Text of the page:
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Testing U.S. Equity Anomalies Worldwide

February 24, 2012 • Posted in Buybacks-Secondaries, Fundamental Valuation, Momentum Investing, Size Effect, Value Premium

Do widely acknowledged U.S. equity market anomalies exist in other stock markets? If so, why? In his November 2011 paper entitled “Equity Anomalies Around the World”, Steve Fan investigates whether a number of equity market anomalies found among U.S. stocks (asset growth, book-to-market ratio, investment-to-assets ratio, six-month momentum with skip-month, net stock issuance, size and total accruals) also occur in other equity markets and the degree to which such anomalies relate to stock-unique (idiosyncratic) risk. He measures raw anomaly strength based on gross returns from hedge (“zero-cost”) portfolios that are long and short equally weighted extreme quintiles of stocks ranked annually for each accounting variable and every six months for momentum (with overlapping momentum portfolios). To estimate alphas, he adjusts raw returns for the three Fama-French risk factors (market, book-to-market, size) or three alternative investment-based risk factors (market, investment, return on assets). Using monthly common stock return data and associated firm characteristics/accounting data for 43 country stock markets during 1989 through 2009, he finds that:

  • There are significant average monthly gross returns for hedge portfolios formed using:
    • High-minus-low book-to-market ratio, high-minus-low momentum and small-minus-large size in most countries (24 to 36 out of 43).
    • Low-minus-high asset growth, low-minus-high investment-to-assets ratio, low-minus-high net stock issuance and low-minus-high total accruals in some countries (10 to 18 out of 43).
  • Developed countries exhibit higher gross hedge returns for asset growth, momentum and net stock issuance, while emerging countries have higher returns for book-to-market ratio and investment-to-assets ratio.
  • Most of these anomalies persist after controlling for the risk factors from the Fama-French model and the alternative three-factor model.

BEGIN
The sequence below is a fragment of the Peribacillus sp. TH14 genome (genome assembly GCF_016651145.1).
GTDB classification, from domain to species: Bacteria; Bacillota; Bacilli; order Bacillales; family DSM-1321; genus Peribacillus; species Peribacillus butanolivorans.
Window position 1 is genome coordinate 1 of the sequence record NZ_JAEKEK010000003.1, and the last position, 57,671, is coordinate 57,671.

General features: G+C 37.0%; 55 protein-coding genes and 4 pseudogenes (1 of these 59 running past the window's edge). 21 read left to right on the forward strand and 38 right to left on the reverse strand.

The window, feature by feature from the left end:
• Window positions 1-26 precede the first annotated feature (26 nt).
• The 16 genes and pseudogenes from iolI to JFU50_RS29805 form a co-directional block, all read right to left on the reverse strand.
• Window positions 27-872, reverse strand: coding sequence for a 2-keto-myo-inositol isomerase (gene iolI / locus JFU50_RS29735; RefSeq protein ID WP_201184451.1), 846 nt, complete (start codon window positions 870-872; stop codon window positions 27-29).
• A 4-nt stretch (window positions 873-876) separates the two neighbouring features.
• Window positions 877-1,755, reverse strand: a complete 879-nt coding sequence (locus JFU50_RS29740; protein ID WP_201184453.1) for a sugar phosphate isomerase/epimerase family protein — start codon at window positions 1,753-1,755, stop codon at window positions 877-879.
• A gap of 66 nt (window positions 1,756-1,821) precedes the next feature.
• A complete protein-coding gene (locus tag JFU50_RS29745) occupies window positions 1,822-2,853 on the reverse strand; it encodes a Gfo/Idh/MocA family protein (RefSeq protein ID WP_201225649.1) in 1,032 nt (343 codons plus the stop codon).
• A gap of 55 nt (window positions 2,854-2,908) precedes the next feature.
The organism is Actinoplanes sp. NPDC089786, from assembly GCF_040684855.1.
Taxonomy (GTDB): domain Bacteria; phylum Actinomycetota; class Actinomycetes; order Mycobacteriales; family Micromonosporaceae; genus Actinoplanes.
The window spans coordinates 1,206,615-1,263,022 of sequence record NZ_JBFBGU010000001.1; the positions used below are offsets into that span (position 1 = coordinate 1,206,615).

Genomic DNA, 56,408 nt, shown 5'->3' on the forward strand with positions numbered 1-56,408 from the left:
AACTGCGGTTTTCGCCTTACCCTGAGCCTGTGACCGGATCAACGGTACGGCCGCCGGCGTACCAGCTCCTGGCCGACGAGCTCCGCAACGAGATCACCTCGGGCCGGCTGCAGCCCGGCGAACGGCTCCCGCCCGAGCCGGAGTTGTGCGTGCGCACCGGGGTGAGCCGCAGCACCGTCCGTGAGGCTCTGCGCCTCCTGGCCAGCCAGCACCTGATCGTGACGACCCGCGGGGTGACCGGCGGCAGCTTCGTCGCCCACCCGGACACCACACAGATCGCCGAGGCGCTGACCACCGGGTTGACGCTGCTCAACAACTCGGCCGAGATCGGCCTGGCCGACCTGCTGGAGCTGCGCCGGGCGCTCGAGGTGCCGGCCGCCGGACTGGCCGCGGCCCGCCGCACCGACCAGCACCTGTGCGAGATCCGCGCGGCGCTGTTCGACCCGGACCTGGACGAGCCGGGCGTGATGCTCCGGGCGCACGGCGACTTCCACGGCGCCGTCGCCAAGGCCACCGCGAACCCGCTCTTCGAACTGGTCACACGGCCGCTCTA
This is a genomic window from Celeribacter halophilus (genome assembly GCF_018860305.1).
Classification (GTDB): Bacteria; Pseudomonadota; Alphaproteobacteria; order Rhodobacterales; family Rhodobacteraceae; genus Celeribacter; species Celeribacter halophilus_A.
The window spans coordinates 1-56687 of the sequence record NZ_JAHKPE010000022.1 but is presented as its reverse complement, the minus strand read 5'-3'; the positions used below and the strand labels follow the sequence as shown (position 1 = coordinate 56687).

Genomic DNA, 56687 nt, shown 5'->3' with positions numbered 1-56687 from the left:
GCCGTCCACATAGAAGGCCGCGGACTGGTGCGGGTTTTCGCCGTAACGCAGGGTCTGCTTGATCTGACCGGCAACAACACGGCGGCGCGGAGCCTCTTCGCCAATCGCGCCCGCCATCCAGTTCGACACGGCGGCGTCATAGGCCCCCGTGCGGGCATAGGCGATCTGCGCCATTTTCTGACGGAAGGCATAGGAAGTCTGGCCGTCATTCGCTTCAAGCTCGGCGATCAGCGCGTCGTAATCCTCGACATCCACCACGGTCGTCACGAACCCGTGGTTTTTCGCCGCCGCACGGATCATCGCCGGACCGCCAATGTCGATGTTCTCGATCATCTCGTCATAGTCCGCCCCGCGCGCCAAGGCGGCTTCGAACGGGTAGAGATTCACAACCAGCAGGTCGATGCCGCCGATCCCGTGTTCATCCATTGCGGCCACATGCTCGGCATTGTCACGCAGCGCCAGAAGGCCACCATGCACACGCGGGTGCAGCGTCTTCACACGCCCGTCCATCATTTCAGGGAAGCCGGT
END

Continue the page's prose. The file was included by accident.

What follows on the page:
• Idiosyncratic volatility/risk (an indicator of the cost of trading) relates positively to abnormal returns for all of the anomalies, more weakly in developed than emerging countries. In other words:
    • Stocks with high (low) idiosyncratic risk tend to exhibit high (low) abnormal returns. Notably, abnormal returns for stocks with very low idiosyncratic risk are generally insignificant.
    • Investors take more risk to exploit anomalies in developed than emerging markets.

In summary, evidence from 43 country stock markets over two recent decades indicates that individual stock anomalies found in the U.S. exist at the gross level in some to many other countries, but costs of trading the anomalies may preclude profitable exploitation.

Cautions regarding findings include:

  • Reported returns are gross, not net. Including realistic trading frictions and shorting costs from hedge portfolio formation/reformation would reduce returns. Estimating and incorporating trading frictions would arguably be an alternative to idiosyncratic risk as a way of investigating limits to arbitrage for the anomalies.
  • As noted in the study, results are full-sample only, with no assessment of whether the anomalies weaken over time.
  • A sample size of 21 years may not be large with respect to number of economic cycles or secular economic trends (such as disinflation since the early 1980s).
  • Data quality may vary materially by market.
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